Prostate cancer is the second leading cause of cancer-related deaths among men in the U.S., after lung cancer. Since the prostate gland is an androgen-dependent organ, prostate cancer initially responds to androgen ablation. However, this type of treatment is almost never curative, and the majority of patients will evolve from a hormone-sensitive to a lethal castration-refractory form of the disease. It has been postulated that increased levels of both the androgen receptor (AR) mRNA and protein are associated with this transition [1–3]. In addition, the AR activating mutations, as well as coactivator upregulation, were suggested to be involved in the progression of the disease to the castration-independent state [4–7]. Single amino acid substitutions in the AR ligand binding pocket such as T877A or H874Y, which change the ligand specificities of the AR, have been reported in patients with castration-resistant metastatic prostate cancer [8, 9]. Major efforts have been made in prostate cancer research to understand what role the AR, either amplified wild-type or its different mutated versions, plays in these late-stage prostate cancer cells. Accumulating evidence indicates that various growth signals and cytokines, such as the insulin-like growth factor-1, the HER-2/neu tyrosine kinase and the Wnt/β-Catenin signaling pathways [10–13], can stimulate the transcriptional activity of the AR.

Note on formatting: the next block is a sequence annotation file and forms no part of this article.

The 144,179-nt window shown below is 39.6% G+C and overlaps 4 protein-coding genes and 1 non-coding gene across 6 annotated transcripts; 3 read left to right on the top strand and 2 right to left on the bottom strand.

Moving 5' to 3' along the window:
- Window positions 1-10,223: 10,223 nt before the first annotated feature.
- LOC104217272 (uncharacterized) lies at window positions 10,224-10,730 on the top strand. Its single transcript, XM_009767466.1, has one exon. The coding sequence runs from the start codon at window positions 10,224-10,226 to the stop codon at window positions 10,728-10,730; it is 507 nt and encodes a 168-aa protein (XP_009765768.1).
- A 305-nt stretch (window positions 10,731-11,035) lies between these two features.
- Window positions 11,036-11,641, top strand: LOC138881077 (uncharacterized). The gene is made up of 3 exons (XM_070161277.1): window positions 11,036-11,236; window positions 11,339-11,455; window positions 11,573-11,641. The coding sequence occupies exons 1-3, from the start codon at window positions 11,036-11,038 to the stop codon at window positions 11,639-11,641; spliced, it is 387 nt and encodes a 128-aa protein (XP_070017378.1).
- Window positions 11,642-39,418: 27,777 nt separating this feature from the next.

The Wnt family of signaling proteins plays important roles in stem cell self-renewal and multiple developmental processes. Deregulation of Wnt signaling can lead to various types of cancer [14, 15]. The cytoplasmic stabilization of β-Catenin, a key component of the canonical Wnt signaling pathway, and its resulting nuclear accumulation, is a hallmark of the Wnt signaling pathway activation. In a simplified overview of the canonical Wnt/β-Catenin pathway, Wnt binds to its receptors Frizzled and LRP5/6, activating the downstream component Dishevelled, which in turn inhibits Glycogen Synthetase Kinase (GSK-3β), Axin and Adenomatous Polyposis Coli (APC) in the β-Catenin destruction complex. Once stabilized, β-Catenin binds to LEF/TCF transcription factors in the nucleus, and together they activate transcription of the targets of the Wnt signaling pathway. Stabilizing mutations of β-Catenin and increased levels of nuclear β-Catenin have been reported in castration-resistant PCa (recently reviewed by Yardy and Brewster ). It has been shown that β-Catenin interacts with the AR and potentiates the AR signaling in an androgen-dependent fashion in prostate cells [17–20]. Therefore, it was suggested that β-Catenin exerts its cancer-related function, in part, through the AR signaling . On the other hand, the AR signaling was shown to repress β-Catenin/TCF mediated transcription induced by androgen in prostate cancer cells [20–22]. However, the relationship between the AR and β-Catenin has not been examined in prostate cancer cells exposed to castration levels of androgens. Recently, TCF4 and GSK-3β were also shown to interact with the AR in mediating the AR activity . Therefore, the interaction between the AR and the entire Wnt signaling pathway needs to be further explored in order to characterize possible tumor refractory mechanisms in castration-resistant prostate cancer cells.